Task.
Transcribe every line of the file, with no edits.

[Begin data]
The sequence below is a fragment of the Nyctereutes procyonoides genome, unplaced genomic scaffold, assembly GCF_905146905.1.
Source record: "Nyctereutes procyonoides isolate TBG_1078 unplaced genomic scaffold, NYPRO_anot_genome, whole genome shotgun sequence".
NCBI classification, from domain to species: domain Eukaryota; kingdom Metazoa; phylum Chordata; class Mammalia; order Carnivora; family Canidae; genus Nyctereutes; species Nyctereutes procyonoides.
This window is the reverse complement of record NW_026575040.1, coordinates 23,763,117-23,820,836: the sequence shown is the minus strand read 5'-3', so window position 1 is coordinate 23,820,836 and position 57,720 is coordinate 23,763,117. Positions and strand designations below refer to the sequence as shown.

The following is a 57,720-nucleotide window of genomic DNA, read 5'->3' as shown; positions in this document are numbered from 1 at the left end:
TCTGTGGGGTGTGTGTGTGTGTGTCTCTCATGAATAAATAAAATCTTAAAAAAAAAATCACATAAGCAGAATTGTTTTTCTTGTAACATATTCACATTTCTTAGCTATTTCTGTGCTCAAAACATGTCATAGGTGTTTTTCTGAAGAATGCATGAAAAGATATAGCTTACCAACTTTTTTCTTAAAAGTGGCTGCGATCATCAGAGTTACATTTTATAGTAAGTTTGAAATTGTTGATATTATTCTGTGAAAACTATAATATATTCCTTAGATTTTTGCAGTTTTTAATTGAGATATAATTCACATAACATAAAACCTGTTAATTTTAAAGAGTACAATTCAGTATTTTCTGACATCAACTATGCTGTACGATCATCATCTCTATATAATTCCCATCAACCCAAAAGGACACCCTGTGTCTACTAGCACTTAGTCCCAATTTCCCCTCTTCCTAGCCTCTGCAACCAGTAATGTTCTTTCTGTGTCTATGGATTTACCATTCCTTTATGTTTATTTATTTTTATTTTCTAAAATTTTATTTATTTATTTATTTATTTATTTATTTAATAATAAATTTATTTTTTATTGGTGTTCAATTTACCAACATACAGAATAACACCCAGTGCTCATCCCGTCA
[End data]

The sequence below is a fragment of the Nyctereutes procyonoides genome, unplaced genomic scaffold, assembly GCF_905146905.1.
Source record: "Nyctereutes procyonoides isolate TBG_1078 unplaced genomic scaffold, NYPRO_anot_genome, whole genome shotgun sequence".
NCBI classification, from domain to species: domain Eukaryota; kingdom Metazoa; phylum Chordata; class Mammalia; order Carnivora; family Canidae; genus Nyctereutes; species Nyctereutes procyonoides.
This window is the reverse complement of record NW_026575040.1, coordinates 23,763,117-23,820,836: the sequence shown is the minus strand read 5'-3', so window position 1 is coordinate 23,820,836 and position 57,720 is coordinate 23,763,117. Positions and strand designations below refer to the sequence as shown.

The following is a 57,720-nucleotide window of genomic DNA, read 5'->3' as shown; positions in this document are numbered from 1 at the left end:
TCTGTGGGGTGTGTGTGTGTGTGTCTCTCATGAATAAATAAAATCTTAAAAAAAAAATCACATAAGCAGAATTGTTTTTCTTGTAACATATTCACATTTCTTAGCTATTTCTGTGCTCAAAACATGTCATAGGTGTTTTTCTGAAGAATGCATGAAAAGATATAGCTTACCAACTTTTTTCTTAAAAGTGGCTGCGATCATCAGAGTTACATTTTATAGTAAGTTTGAAATTGTTGATATTATTCTGTGAAAACTATAATATATTCCTTAGATTTTTGCAGTTTTTAATTGAGATATAATTCACATAACATAAAACCTGTTAATTTTAAAGAGTACAATTCAGTATTTTCTGACATCAACTATGCTGTACGATCATCATCTCTATATAATTCCCATCAACCCAAAAGGACACCCTGTGTCTACTAGCACTTAGTCCCAATTTCCCCTCTTCCTAGCCTCTGCAACCAGTAATGTTCTTTCTGTGTCTATGGATTTACCATTCCTTTATGTTTATTTATTTTTATTTTCTAAAATTTTATTTATTTATTTATTTATTTATTTATTTAATAATAAATTTATTTTTTATTGGTGTTCAATTTACCAACATACAGAATAACACCCAGTGCTCATCCCGTCA